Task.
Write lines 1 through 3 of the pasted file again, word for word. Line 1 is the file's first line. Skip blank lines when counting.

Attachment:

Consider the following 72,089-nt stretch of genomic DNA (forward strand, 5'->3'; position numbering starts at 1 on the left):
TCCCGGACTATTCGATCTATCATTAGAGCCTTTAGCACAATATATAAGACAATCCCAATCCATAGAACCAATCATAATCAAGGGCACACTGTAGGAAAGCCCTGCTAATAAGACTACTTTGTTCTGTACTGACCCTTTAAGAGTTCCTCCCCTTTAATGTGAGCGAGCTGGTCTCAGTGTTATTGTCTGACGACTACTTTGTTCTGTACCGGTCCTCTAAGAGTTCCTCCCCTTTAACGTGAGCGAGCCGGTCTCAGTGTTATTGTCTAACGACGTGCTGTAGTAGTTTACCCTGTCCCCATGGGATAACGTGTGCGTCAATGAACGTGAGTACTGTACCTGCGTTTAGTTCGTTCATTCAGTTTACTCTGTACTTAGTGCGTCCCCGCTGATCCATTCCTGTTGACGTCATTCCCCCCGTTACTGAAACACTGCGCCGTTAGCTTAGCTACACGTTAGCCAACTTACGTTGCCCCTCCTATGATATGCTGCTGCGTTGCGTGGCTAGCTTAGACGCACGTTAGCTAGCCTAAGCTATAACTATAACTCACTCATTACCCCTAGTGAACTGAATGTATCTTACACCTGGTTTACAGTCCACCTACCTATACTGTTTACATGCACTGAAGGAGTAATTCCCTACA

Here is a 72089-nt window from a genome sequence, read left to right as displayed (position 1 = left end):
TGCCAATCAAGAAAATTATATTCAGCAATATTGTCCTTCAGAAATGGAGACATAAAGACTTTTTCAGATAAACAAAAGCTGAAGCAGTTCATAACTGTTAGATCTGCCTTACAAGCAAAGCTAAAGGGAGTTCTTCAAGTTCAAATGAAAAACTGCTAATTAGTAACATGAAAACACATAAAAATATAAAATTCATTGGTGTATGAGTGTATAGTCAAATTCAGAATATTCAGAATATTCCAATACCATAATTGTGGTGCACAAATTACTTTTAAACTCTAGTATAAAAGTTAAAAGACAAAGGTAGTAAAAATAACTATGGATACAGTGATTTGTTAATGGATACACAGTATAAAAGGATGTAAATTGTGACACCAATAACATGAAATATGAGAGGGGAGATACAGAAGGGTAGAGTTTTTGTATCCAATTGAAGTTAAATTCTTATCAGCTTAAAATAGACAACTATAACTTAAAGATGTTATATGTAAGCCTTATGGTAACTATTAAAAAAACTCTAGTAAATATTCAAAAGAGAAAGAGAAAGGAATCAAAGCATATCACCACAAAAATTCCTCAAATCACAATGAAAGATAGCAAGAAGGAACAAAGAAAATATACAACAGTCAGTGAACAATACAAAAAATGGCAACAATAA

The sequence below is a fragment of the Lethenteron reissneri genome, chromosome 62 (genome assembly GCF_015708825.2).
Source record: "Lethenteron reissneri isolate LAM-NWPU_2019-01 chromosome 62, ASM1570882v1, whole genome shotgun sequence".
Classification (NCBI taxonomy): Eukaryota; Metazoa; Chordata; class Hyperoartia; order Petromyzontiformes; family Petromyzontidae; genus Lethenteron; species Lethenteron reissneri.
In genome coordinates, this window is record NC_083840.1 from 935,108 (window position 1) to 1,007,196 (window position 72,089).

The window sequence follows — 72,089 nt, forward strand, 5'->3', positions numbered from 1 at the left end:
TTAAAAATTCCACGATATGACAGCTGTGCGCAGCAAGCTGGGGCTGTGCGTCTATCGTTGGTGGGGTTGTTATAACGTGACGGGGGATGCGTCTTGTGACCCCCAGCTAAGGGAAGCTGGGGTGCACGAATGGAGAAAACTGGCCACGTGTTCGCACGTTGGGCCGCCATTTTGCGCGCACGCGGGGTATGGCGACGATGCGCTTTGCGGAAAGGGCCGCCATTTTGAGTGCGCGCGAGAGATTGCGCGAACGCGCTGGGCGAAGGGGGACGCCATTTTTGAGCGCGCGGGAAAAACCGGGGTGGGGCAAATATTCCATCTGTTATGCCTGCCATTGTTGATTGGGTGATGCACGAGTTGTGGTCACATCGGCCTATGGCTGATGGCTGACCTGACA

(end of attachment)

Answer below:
Consider the following 72,089-nt stretch of genomic DNA (forward strand, 5'->3'; position numbering starts at 1 on the left):
TCCCGGACTATTCGATCTATCATTAGAGCCTTTAGCACAATATATAAGACAATCCCAATCCATAGAACCAATCATAATCAAGGGCACACTGTAGGAAAGCCCTGCTAATAAGACTACTTTGTTCTGTACTGACCCTTTAAGAGTTCCTCCCCTTTAATGTGAGCGAGCTGGTCTCAGTGTTATTGTCTGACGACTACTTTGTTCTGTACCGGTCCTCTAAGAGTTCCTCCCCTTTAACGTGAGCGAGCCGGTCTCAGTGTTATTGTCTAACGACGTGCTGTAGTAGTTTACCCTGTCCCCATGGGATAACGTGTGCGTCAATGAACGTGAGTACTGTACCTGCGTTTAGTTCGTTCATTCAGTTTACTCTGTACTTAGTGCGTCCCCGCTGATCCATTCCTGTTGACGTCATTCCCCCCGTTACTGAAACACTGCGCCGTTAGCTTAGCTACACGTTAGCCAACTTACGTTGCCCCTCCTATGATATGCTGCTGCGTTGCGTGGCTAGCTTAGACGCACGTTAGCTAGCCTAAGCTATAACTATAACTCACTCATTACCCCTAGTGAACTGAATGTATCTTACACCTGGTTTACAGTCCACCTACCTATACTGTTTACATGCACTGAAGGAGTAATTCCCTACA

Here is a 72089-nt window from a genome sequence, read left to right as displayed (position 1 = left end):